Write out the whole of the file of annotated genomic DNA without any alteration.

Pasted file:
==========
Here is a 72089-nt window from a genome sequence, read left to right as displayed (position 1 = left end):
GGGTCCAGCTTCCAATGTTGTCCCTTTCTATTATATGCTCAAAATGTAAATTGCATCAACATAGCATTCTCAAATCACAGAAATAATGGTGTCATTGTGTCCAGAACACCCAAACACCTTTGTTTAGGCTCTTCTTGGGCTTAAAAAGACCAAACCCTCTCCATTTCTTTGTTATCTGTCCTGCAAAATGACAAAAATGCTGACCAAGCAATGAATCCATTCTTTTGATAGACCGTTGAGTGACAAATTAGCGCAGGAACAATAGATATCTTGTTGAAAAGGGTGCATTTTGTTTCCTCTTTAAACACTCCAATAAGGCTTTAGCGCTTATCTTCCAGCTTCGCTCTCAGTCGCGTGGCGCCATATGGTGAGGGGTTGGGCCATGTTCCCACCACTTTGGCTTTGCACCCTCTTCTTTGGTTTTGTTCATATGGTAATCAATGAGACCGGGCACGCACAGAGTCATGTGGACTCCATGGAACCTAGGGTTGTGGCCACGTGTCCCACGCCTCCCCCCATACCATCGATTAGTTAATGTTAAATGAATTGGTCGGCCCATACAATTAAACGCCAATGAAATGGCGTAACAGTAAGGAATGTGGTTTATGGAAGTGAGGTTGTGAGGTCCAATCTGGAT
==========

Here is a 72089-nt window from a genome sequence, read left to right as displayed (position 1 = left end):
GGGTCCAGCTTCCAATGTTGTCCCTTTCTATTATATGCTCAAAATGTAAATTGCATCAACATAGCATTCTCAAATCACAGAAATAATGGTGTCATTGTGTCCAGAACACCCAAACACCTTTGTTTAGGCTCTTCTTGGGCTTAAAAAGACCAAACCCTCTCCATTTCTTTGTTATCTGTCCTGCAAAATGACAAAAATGCTGACCAAGCAATGAATCCATTCTTTTGATAGACCGTTGAGTGACAAATTAGCGCAGGAACAATAGATATCTTGTTGAAAAGGGTGCATTTTGTTTCCTCTTTAAACACTCCAATAAGGCTTTAGCGCTTATCTTCCAGCTTCGCTCTCAGTCGCGTGGCGCCATATGGTGAGGGGTTGGGCCATGTTCCCACCACTTTGGCTTTGCACCCTCTTCTTTGGTTTTGTTCATATGGTAATCAATGAGACCGGGCACGCACAGAGTCATGTGGACTCCATGGAACCTAGGGTTGTGGCCACGTGTCCCACGCCTCCCCCCATACCATCGATTAGTTAATGTTAAATGAATTGGTCGGCCCATACAATTAAACGCCAATGAAATGGCGTAACAGTAAGGAATGTGGTTTATGGAAGTGAGGTTGTGAGGTCCAATCTGGAT